Hospitality News Archive

Enter a date to view that day's archives:

Showing 41-51 of 51 stories from the past year.

Two popular California restaurant chains have set up their first shops in San Diego: Café Gratitude in Little Italy and Lemonade in Hillcrest.


Longtime Kearny Mesa retail property owners the McGrath family have sold nearly 300,000 square feet of shopping center properties in the central San Diego community to a commingled fund managed by Clarion Partners for a reported $107.15 million.


The Fish Market Restaurant on Harbor Drive reopened for business Monday after a fire forced it to close for repairs for two months.

Another Broken Egg Café, which calls itself America’s fastest-growing breakfast restaurant, will open 12 eateries throughout the San Diego area over the next five years.


Discerning diners are aware of the old adage that says “you can’t eat ambience,” and may be skeptical of booking a table at a restaurant known for having a scenic view and lots of tourist traffic, especially when you live in a beach vacation town like San Diego. The worries of winding up at a tourist trap and getting overpriced, subpar food come to mind.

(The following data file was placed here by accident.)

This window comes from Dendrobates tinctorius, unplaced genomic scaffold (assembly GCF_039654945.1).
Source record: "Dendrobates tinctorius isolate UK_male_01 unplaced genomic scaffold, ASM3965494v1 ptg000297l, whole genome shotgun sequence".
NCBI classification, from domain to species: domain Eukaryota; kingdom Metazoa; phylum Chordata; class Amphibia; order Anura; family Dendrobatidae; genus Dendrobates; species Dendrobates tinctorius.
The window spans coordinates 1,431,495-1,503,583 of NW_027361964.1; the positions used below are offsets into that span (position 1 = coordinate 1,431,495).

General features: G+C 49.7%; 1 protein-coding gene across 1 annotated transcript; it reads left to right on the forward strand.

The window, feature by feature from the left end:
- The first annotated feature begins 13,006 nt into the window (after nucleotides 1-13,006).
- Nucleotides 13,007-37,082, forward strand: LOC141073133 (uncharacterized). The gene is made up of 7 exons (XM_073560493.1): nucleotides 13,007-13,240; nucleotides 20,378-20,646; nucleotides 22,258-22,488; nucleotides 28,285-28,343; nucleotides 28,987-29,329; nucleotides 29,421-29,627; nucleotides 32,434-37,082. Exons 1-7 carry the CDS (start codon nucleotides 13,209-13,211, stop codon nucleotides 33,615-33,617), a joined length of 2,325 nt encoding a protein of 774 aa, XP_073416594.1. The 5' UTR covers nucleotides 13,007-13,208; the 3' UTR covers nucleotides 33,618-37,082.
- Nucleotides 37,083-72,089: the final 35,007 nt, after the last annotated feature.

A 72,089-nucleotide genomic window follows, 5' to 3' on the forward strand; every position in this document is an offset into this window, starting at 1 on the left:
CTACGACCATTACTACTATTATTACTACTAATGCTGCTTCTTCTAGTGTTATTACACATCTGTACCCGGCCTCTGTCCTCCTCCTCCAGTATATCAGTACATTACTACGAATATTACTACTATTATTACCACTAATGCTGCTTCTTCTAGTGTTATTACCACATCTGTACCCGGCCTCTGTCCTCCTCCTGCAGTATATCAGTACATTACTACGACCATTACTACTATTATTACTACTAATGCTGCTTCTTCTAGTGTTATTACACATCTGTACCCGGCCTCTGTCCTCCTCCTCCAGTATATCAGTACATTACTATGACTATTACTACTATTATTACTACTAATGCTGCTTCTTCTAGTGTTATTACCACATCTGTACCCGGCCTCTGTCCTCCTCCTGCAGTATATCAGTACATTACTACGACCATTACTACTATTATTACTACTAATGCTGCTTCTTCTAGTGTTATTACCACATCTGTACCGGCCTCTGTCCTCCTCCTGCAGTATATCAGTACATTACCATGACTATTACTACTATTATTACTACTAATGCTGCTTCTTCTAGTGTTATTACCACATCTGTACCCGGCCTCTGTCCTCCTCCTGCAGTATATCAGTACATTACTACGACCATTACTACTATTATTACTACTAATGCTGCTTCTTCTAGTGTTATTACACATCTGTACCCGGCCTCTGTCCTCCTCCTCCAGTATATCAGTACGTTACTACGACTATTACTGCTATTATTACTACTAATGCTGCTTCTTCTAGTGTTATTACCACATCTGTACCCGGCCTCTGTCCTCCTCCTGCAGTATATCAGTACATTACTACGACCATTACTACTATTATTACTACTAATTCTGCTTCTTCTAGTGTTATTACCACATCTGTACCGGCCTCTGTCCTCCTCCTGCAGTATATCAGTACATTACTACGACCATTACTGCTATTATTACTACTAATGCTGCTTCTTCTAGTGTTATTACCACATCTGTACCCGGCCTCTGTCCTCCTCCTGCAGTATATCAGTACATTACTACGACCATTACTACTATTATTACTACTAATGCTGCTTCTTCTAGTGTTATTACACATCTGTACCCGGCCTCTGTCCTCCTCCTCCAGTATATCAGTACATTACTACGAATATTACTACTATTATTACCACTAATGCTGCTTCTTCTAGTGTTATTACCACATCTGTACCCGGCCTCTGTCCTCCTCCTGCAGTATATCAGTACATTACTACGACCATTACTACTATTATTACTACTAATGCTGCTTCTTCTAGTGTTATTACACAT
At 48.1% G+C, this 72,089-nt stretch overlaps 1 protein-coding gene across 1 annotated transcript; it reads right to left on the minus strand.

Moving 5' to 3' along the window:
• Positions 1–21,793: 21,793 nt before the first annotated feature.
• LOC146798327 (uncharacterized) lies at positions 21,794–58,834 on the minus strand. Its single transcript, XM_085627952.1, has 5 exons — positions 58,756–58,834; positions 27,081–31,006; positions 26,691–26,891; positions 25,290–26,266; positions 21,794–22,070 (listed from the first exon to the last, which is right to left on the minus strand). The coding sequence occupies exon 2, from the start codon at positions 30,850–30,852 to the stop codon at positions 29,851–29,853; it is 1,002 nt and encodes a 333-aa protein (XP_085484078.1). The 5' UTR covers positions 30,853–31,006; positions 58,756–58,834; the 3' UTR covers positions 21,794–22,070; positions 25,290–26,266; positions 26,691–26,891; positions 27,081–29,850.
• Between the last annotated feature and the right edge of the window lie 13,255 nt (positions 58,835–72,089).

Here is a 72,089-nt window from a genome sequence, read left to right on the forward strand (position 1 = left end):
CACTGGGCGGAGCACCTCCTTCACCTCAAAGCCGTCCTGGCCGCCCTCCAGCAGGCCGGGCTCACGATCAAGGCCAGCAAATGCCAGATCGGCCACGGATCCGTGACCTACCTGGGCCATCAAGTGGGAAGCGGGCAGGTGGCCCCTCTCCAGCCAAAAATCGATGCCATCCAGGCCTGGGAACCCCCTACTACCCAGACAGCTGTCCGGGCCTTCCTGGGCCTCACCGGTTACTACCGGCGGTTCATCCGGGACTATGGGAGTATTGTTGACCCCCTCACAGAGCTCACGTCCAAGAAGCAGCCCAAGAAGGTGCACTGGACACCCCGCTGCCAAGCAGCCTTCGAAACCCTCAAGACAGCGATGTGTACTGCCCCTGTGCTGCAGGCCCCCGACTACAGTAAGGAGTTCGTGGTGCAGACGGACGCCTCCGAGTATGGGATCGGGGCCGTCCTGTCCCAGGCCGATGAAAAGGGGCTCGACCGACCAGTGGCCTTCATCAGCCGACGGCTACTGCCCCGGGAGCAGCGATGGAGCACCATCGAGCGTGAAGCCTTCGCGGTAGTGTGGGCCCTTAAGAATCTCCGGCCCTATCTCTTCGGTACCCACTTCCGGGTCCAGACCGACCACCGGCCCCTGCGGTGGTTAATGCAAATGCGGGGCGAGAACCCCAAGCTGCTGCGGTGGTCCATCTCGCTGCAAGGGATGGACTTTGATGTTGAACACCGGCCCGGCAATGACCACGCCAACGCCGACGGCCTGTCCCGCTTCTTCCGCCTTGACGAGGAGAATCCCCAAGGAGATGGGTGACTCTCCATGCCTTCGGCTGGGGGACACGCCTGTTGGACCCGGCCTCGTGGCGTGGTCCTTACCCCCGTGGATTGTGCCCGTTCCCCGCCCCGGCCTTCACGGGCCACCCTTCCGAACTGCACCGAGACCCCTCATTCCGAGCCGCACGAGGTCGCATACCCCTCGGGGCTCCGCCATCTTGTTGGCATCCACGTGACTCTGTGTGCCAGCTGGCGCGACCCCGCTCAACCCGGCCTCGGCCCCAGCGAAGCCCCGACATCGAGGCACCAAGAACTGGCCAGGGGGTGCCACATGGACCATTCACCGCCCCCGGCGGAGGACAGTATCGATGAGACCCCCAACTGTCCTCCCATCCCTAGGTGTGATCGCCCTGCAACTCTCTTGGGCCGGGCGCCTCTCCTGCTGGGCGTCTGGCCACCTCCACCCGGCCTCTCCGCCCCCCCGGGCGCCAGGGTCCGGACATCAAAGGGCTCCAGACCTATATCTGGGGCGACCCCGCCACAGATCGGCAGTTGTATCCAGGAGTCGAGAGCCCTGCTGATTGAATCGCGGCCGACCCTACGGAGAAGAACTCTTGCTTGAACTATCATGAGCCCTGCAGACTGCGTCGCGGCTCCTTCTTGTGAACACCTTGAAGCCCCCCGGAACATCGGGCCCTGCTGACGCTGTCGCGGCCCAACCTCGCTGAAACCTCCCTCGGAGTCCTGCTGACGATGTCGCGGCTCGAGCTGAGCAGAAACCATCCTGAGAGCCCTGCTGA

The meeting brought together businesses who provide citizenship services to their employees with the White House, the Department of Labor and the Department of Education to discuss the importance of equipping immigrants with the opportunities, skills and training they need to succeed.

Carlsbad-based Watkins Landmark Construction has been awarded the Marriott Autograph Hotel project in Palm Desert.

Over the last 12 months, the sales team at the San Diego Tourism Authority and the Convention Center booked more than 57 conventions and trade shows that are expected to generate more than 1 million hotel room nights over the next 18 years.


San Diego is home to more than 12,000 properties being used as short-term vacation rentals, according to one estimate, but city councilors and some community members believe the city doesn’t have clear land-use rules to regulate them.


Michelle Lerach first noticed there was something wrong with the food system in the United States when she returned to attend college after living in Germany for many years.

After six years of success with Berry Good Night, Lerach and several of the dinner’s contributors and attendees wanted to do more to get locally grown food out into the community.